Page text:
• Confessions of a Community College Dean

    In which a veteran of cultural studies seminars in the 1990s moves into academic administration and finds himself a married suburban father of two. Foucault, plus lawn care.


The Limits of States

New York State's free community college plan.

April 11, 2017

The Federal government is allowed to run an operating deficit. Most states aren’t.

That may sound like a small difference, but it isn’t. It’s fundamental.

Community colleges have had countercyclical enrollment patterns for decades. When the economy does better, our enrollments do worse; when the economy tanks, our enrollments jump. That makes sense when you think about the alternatives. If the choice is between school and work, that’s one thing; if the choice is between school and nothing at all, that’s something else. (To be fair, a more realistic opposition would be between full-time work and part-time school, or full-time school and part-time work. When work is plentiful, more of our students study part-time.)  

In economists’ language, enrollment correlates closely with opportunity cost. When opportunity cost goes down, as it does in recessions, enrollments go up. After years of economic expansion, opportunity cost is relatively high, so enrollments are down.

Tax revenues, by contrast, are starkly cyclical. They go up when the economy booms, and they drop when the economy tanks. That’s particularly true at the state and local levels, where the economy is less diversified than at the national level.  

I mention this because I’m both fascinated and conflicted by New York’s proposal for free community college. Governor Cuomo has proposed eliminating tuition and fees for full-time undergraduate students at public colleges and universities, if their family income is below $125,000 per year. In order to get it through, he’s including a provision that would require any recipient of free tuition to live and work in New York State for at least as many years as she received the benefit. Someone who took the benefit for all four years of a four year degree would be on the hook to remain in New York for at least four years after graduation. I assume there are asterisks and exceptions, but that’s the broad outline.  

At one level, it’s a fantastic idea. If you take tuition and fees off the table, you’re making college much more affordable, and there’s a marketing magic to the word “free.” He’s even setting aside money to foster the development of Open Educational Resources in order to reduce textbook costs, which any student can tell you can be substantial. If you subtract the cost of tuition, fees, and books, you’ve taken a worthwhile chunk out of the cost of college. That’s terrific, and I’m a little jealous that New York got there before New Jersey did.  New Jersey exports more college students than just about any other state, so the need here is arguably greater.

But the combination of a state-level balanced budget requirement and a post-graduation residency requirement makes me nervous.

When the next recession hits -- when, not if -- tax revenues will drop, and community college enrollments will increase. I know that like I know the sun will rise in the East. At that point, the state will have to pony up more money to colleges, and will have less money with which to do it. 

The Federal government can do that.  Through the miracle of Keynesian economics, it has the option of spending countercyclically. That means it can pay for training and education when the economy is slow.  When the economy bounces back, trained workers will be ready to step into the new jobs.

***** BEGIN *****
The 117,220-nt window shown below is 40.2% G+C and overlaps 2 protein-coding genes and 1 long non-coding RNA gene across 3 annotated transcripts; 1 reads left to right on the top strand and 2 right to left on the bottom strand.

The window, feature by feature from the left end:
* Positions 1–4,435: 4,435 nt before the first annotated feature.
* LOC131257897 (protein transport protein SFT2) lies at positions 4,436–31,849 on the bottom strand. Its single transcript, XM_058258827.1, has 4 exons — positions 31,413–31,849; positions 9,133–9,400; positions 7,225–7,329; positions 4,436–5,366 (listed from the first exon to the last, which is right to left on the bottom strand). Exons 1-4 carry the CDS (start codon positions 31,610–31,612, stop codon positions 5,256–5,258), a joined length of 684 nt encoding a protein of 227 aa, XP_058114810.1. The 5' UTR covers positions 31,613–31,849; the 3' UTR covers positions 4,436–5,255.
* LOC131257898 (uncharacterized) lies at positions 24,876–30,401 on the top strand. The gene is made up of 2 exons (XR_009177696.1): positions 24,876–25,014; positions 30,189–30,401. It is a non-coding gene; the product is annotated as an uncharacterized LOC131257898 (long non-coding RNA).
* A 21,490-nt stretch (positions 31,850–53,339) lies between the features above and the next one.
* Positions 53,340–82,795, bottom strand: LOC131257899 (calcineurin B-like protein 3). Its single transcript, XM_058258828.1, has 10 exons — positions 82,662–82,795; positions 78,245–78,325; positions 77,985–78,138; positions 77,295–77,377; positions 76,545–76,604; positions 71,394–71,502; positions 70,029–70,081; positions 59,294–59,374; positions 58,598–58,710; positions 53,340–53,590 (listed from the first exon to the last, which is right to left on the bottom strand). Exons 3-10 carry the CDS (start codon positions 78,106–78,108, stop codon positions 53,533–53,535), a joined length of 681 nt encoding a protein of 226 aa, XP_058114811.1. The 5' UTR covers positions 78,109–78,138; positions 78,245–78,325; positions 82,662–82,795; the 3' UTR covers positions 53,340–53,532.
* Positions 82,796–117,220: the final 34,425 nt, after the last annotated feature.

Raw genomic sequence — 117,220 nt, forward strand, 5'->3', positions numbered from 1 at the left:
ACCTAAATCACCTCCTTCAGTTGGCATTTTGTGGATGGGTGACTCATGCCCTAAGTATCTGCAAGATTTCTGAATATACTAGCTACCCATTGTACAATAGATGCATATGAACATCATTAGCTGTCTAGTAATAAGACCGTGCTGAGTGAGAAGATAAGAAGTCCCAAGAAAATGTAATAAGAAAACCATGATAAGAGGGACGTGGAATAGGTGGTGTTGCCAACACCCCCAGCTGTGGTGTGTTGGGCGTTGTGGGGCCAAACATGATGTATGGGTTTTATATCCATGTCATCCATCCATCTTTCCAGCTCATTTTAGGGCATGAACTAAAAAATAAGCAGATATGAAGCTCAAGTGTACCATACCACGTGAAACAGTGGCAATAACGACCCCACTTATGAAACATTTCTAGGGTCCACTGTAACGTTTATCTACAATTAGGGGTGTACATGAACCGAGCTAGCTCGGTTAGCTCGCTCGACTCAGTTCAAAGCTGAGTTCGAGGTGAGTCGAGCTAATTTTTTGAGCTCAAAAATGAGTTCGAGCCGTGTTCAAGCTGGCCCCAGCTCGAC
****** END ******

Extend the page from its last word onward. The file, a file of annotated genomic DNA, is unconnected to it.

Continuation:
States can’t. When tax revenues drop, spending has to drop. (Yes, there are asterisks and exceptions there, too, but the broad outline is correct.)  

Under the current system, aid to colleges typically drops during recessions, but at least they have increased tuition revenue to soften the blow. If you replace that tuition revenue with state aid, and the states can’t deficit-spend, then the colleges will face an ugly choice: either sustain absolutely devastating cuts, or simply turn away students above maintenance level.  (If it’s the latter, I’d expect to see for-profits swoop in and provide options that publics can’t.  See Tressie McMillan Cottom’s “Lower Ed” for details.) California did that in the wake of the Great Recession; at one point, the San Diego district alone had a waitlist in the five figures. 

Governor Cuomo is trying to pitch the idea as an economic development measure by including the post-graduation residency requirement. The idea is to keep the payoff from free college in the state that paid for it.  

I get the logic. But any state’s economy, arguably excepting California, isn’t as diverse as the country’s. For traditional-aged students, too, post-college years are often the “coupling up” years.  Putting a sort of ransom on people who want to leave to be with their true loves just seems cruel.

As long as funding is at the state level (or lower), these dilemmas will keep reoccurring. They’re built into the ground rules for how states operate.

Higher education makes eminent sense as a countercyclical good. From a societal perspective, what better time to educate and train than when people have time on their hands?  But by leaving higher ed to the states, we’re pushing against making that possible. States can only afford it when most people don’t need it.  When they need it, states can’t afford it.

I applaud Governor Cuomo’s efforts, and wouldn’t mind seeing Governor Christie look at something similar. But if it’s going to be sustainable, it needs to be built around recessions.  That means going Federal. Otherwise, we’re just setting ourselves up for a rude surprise the next time tax collections fall short.


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